Lectrosonics Wireless Technology Helps Capture the Magic of Travel Documentaries
Didrik Johnck is the Director of Content & Production for LA-based White Nile Media, Inc. Johnck has been creating award-winning content for almost two decades. With over 100 productions and 400-plus webisodes under his belt, he’s received Emmy Awards in the category of Cultural/Historical Documentary, Telly Awards in the category of Travel/Tourism Documentary and Cinematography, and the prestigious Lowell Thomas Gold Award in Travel Broadcast Journalism. With a background of this caliber, Johnck certainly knows what to look for in wireless microphones. He discussed his fondness for the Lectrosonics UM400a beltpack transmitter and UCR401 compact receiver.
“We handle production for Richard Bangs’ Quests, a production of American Public Television that airs on PBS stations nationwide,” Johnck explained. “The show takes viewers on a passage that not only celebrates the joy and discovery of movement and the great tourism assets of a destination, but also showcases travel that makes a difference. One of our locations was to the Iguaçu Falls in Brazil. It is one of the great natural wonders of the world situated near the border of Brazil, Paraguay, and Argentina.”
“For this episode, titled Richard Bangs’ South America: Quest for Wonder,” Johnck continued, “we had multiple locations where the host, Richard Bangs, was working and just getting soaked by the back spray coming from the falls. Because of the extreme moisture from the water, the production crew had to capture much of this shoot from considerable distances so as not to risk moisture damage to our gear. The Lectrosonics M152 lavaliere microphone and the UM400a beltpack transmitter were, of course, positioned on Richard. The equipment performed flawlessly throughout the entire shoot—providing exceptional audio clarity over a considerable distance, all the while enduring the dampness that permeates everything adjacent to the falls.”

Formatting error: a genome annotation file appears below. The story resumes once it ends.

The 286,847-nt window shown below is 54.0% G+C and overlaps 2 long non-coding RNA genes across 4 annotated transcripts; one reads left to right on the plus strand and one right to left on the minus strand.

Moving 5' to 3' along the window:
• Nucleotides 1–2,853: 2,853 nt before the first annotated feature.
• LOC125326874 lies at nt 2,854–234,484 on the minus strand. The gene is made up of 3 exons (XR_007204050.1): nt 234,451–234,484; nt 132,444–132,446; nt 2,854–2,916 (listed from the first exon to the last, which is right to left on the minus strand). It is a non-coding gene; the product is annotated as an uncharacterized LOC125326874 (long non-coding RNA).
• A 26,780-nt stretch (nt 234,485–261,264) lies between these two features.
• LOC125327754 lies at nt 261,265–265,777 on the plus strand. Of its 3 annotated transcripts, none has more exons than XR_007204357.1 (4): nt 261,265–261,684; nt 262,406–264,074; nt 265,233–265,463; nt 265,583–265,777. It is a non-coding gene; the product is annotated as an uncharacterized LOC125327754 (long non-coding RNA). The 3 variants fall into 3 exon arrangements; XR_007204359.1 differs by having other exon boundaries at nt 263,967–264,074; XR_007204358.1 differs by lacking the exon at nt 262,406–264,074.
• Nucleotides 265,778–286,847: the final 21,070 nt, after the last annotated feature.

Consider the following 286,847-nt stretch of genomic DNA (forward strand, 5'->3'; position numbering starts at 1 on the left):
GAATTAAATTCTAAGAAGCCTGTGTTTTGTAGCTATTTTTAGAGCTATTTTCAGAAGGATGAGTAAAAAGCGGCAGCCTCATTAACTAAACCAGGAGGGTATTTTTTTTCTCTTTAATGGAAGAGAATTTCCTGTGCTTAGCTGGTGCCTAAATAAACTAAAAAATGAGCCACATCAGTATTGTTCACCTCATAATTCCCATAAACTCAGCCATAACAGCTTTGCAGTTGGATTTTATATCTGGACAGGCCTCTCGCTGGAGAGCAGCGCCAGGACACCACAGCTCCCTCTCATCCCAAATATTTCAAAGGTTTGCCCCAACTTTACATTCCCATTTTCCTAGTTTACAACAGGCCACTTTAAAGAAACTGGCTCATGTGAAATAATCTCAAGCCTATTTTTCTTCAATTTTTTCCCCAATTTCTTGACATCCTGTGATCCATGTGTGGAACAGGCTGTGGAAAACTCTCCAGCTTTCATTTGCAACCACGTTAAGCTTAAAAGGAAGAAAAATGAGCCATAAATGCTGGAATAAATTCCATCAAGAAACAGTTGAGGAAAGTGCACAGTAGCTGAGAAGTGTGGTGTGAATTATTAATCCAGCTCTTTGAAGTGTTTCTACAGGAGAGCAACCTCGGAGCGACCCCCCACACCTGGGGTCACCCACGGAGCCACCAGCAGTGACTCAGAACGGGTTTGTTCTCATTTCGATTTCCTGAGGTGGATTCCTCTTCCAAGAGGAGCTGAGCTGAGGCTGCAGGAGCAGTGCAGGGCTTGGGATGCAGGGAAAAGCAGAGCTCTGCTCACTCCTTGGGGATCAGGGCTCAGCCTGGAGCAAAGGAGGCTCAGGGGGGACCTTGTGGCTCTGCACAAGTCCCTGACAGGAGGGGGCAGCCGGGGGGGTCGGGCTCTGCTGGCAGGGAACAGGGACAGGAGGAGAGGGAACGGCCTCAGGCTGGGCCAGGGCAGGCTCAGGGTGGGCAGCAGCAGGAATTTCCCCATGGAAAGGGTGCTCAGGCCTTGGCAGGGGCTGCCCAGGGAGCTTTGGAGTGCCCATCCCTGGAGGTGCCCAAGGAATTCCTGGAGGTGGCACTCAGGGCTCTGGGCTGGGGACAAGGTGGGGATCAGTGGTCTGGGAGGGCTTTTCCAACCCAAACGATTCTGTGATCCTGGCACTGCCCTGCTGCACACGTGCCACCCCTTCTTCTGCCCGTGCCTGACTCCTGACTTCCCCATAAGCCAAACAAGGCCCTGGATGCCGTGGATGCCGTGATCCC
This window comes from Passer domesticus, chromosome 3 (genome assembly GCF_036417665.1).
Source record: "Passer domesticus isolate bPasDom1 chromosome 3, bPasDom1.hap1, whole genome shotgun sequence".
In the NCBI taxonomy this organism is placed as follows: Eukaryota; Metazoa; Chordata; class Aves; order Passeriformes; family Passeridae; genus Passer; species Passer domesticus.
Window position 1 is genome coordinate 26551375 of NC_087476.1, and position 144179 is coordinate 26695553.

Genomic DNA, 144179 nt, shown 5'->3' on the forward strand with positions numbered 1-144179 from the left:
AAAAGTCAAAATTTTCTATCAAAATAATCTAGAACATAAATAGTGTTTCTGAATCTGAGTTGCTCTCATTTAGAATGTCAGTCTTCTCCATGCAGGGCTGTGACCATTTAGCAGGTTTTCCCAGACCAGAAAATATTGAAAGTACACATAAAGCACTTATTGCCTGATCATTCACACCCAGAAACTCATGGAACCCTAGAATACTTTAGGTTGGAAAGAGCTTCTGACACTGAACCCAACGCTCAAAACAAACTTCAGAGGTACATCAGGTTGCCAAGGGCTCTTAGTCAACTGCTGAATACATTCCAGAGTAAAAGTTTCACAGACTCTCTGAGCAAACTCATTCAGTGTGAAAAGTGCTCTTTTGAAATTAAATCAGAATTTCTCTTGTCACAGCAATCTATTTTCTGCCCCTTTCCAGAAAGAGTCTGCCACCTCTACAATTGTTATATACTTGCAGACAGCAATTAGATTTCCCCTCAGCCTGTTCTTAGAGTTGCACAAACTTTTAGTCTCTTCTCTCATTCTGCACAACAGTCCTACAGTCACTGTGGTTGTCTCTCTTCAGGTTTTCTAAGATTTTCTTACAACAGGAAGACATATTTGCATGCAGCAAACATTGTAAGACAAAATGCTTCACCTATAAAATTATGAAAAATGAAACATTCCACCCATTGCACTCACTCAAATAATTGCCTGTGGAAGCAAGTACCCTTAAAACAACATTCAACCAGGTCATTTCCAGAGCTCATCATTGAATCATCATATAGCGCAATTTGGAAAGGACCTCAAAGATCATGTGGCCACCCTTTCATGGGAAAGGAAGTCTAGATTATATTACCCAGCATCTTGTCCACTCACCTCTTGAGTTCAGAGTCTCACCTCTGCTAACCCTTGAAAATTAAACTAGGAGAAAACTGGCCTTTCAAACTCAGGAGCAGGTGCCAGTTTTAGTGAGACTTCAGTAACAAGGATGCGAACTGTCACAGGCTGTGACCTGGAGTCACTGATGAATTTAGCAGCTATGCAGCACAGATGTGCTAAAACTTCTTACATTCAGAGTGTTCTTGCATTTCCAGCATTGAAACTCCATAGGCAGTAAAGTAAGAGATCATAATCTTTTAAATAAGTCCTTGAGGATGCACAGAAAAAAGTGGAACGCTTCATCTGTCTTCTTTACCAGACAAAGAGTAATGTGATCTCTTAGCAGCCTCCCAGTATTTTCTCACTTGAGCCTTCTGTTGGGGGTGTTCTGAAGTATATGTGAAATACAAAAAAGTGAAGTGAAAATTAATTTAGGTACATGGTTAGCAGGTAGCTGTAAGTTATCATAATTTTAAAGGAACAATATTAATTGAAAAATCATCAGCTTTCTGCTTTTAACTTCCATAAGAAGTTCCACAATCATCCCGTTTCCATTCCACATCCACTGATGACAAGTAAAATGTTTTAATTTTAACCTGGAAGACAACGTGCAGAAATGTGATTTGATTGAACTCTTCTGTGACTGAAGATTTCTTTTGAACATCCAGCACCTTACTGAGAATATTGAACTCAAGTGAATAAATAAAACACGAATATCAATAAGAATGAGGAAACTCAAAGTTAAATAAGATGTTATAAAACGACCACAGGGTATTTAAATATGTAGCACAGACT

In addition to the UM400a transmitter and UCR401 receiver, Johnck reports some legacy Lectrosonics gear was also used on the project. “Karel Bauer, our DP on this project, brought some older, bombproof Lectrosonics gear as well,” Johnck said. “We used his M187 beltpack transmitter and CR185 receiver without the slightest hiccup. I never cease to be impressed with Lectrosonics’ audio quality, the rugged build of the gear, and its compact, lightweight size.”
Johnck notes that, in the seven years he’s been working with Lectrosonics equipment, it has never let him down, “Since I started using Lectrosonics gear back in 2007, I’ve never once had to make a call to the company for tech support or repairs. In my opinion, that in itself speaks volumes about the quality of their products.”
Before turning his attention to an upcoming project, Johnck offered these final thoughts regarding his experience using Lectrosonics equipment, “From jungle like humidity, to extreme temperatures of the Himalayan mountains, or desert sand that works its way into every crack and crevice; simply put, we work in environments where most electronic equipment is just not happy. The Lectrosonics gear is well made and has never failed. This level of performance and reliability instills confidence in the equipment and helps me sleep well at night. When I sleep well, I’m more creative and, ultimately, that is reflected in the products we create.”
Well respected within the film, broadcast, and theatre technical communities since 1971, Lectrosonics wireless microphone systems and audio processing products are used daily in mission-critical applications by audio engineers familiar with the company's dedication to quality, customer service, and innovation. Lectrosonics is a US manufacturer based in Rio Rancho, New Mexico.